A blinding flash from the heavens, the light from an incandescent bulb, and the painful spark from a doorknob all stem from the same phenomenon: electricity.
Matter consists of three types of subatomic particles relevant to basic understanding. Protons in the nucleus of an atom have a positive charge. Neutrons, also in the nucleus, have no charge. Orbiting this group in layers are electrons, which have a negative charge. The most fundamental fact about electricity is that opposite charges attract. Like charges repel. Protons are only able to stay together because of the strong nuclear attractive force. They remain stationary while electrons can move more freely. Another fundamental fact is that matter tends toward a net charge of zero: equal numbers of protons and electrons.
One definition, therefore, is the movement of electrons along a set path. A wire made of copper consists of copper atoms in a relatively straight line. An electron striking one atom repels an electron, which does the same to the next in the chain, and so on. Metals, because of the structure of their electron orbitals, are some of the most conductive materials there are.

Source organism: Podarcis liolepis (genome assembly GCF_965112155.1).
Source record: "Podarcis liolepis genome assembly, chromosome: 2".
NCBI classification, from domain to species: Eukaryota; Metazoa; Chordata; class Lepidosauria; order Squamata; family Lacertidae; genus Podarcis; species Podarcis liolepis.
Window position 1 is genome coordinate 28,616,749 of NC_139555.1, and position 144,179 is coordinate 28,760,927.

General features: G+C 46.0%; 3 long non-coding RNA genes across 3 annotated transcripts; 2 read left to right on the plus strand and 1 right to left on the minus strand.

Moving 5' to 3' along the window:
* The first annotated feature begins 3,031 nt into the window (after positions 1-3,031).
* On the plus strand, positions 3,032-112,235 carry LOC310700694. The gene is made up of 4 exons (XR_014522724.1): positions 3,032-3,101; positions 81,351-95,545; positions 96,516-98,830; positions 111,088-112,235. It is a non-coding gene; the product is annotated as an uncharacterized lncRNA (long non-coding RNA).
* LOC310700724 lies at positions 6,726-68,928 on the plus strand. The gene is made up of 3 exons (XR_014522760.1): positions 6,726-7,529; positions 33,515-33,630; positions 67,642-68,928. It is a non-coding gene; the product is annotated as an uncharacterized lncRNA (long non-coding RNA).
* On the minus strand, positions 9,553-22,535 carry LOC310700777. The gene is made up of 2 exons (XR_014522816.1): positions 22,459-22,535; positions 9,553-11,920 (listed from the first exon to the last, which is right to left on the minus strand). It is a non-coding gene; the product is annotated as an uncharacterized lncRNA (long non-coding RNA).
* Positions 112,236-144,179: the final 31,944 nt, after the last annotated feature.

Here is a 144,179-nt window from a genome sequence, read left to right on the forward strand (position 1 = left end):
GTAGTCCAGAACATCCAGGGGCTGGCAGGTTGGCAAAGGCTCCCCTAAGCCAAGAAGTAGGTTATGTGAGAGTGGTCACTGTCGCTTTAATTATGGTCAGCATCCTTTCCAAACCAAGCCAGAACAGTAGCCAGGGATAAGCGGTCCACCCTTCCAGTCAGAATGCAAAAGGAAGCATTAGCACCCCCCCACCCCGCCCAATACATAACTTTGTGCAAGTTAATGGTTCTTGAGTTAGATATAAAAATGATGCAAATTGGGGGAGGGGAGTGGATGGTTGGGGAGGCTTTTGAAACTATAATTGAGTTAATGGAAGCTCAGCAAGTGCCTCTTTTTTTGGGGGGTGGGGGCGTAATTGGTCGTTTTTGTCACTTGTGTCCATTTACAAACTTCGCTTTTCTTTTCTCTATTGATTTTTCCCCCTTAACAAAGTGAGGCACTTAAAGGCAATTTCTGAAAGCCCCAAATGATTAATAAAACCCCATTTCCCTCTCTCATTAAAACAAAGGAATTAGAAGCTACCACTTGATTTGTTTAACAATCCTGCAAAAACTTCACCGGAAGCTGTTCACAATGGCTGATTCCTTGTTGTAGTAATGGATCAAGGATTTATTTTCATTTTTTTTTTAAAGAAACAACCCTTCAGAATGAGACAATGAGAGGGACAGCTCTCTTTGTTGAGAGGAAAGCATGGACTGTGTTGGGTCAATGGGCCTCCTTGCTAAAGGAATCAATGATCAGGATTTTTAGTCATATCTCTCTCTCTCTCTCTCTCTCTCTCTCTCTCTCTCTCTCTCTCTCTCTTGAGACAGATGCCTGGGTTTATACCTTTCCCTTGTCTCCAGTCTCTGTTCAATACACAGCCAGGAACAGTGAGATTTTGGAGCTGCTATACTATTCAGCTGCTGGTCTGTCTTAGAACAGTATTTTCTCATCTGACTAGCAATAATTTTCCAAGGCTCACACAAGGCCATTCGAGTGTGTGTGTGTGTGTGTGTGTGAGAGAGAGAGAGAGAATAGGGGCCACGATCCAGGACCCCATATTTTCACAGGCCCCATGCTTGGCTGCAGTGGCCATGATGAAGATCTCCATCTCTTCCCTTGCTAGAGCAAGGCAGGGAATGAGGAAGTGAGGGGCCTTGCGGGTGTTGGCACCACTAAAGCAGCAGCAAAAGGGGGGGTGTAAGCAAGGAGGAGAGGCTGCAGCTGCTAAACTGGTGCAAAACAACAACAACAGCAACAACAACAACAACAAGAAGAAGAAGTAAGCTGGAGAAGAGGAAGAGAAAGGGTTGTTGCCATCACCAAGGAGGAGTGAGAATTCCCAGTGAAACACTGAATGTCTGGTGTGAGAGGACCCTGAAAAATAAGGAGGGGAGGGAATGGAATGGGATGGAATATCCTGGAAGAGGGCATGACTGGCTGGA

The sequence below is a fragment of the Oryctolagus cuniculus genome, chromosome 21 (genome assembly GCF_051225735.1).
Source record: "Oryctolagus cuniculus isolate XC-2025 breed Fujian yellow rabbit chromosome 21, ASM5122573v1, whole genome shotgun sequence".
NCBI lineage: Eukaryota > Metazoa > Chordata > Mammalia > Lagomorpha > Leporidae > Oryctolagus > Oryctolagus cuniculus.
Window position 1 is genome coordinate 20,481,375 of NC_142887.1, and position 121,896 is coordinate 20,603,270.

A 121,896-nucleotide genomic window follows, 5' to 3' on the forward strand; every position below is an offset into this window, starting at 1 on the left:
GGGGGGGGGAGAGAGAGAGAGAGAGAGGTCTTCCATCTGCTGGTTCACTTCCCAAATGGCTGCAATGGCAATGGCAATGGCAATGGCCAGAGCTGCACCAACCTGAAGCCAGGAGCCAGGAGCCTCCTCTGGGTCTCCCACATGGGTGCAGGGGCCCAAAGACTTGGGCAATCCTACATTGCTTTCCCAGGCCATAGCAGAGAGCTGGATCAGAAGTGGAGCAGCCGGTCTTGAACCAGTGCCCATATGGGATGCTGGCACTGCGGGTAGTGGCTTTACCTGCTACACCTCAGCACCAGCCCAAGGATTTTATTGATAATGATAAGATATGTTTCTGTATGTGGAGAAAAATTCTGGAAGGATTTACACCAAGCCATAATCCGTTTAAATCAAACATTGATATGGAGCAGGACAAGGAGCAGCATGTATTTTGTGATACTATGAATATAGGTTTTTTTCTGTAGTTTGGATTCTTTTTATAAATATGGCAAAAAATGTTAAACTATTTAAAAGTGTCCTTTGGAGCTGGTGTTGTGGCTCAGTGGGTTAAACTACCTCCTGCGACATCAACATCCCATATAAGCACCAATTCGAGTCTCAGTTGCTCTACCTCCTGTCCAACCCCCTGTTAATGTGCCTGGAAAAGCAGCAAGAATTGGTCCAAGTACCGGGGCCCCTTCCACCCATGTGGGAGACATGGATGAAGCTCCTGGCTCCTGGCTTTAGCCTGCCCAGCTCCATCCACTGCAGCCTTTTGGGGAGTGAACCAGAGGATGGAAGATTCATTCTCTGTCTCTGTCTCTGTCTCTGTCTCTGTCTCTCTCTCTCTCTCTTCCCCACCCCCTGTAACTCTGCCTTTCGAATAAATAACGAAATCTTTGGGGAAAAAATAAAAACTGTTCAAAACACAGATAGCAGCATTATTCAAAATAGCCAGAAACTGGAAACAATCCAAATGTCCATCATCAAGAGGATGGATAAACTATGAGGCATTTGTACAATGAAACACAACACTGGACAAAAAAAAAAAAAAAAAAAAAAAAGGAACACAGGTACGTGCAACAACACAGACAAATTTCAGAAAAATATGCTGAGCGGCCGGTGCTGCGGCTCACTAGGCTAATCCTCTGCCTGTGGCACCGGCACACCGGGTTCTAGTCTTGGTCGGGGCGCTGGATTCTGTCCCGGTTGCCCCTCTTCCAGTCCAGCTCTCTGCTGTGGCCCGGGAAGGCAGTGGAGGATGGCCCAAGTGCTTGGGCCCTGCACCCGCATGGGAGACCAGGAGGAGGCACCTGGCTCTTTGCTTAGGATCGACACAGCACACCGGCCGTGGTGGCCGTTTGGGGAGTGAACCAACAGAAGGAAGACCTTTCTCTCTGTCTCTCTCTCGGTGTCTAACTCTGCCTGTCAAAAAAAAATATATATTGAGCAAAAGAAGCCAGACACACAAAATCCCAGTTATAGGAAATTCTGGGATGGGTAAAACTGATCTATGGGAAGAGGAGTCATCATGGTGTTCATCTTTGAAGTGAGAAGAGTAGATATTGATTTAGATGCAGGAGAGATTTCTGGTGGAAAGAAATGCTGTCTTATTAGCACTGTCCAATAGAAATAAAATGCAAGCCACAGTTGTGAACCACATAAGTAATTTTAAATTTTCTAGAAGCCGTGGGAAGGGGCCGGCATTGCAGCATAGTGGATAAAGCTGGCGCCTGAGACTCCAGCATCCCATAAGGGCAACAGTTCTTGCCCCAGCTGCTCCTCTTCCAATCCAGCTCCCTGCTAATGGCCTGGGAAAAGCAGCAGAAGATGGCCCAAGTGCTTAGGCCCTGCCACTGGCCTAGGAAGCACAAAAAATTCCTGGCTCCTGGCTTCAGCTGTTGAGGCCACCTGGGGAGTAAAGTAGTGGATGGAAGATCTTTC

Electrons don't move on their own. A force has to act on them to induce movement, which is where the electromagnetic field comes into play. Any charged particle generates an electric field that either pushes or pulls other charged matter.
Remember that we mentioned electrons have to have a fixed path through which to flow, also called a circuit. A circuit consists of at least four parts: the power source, such as a generator or a battery; the load, which is the device through which current flows; the connecting medium, which is usually copper or aluminum wire; and the switch, which opens or closes the circuit. Only a closed circuit can carry current.
So what is electricity? It’s just a form of moving energy. Our jobs as electricians is to make sure that that energy keeps flowing in and out of our customers’ homes and businesses. It is interesting work that results in a lucrative career. Contact your nearest IEC chapter today and find out more!
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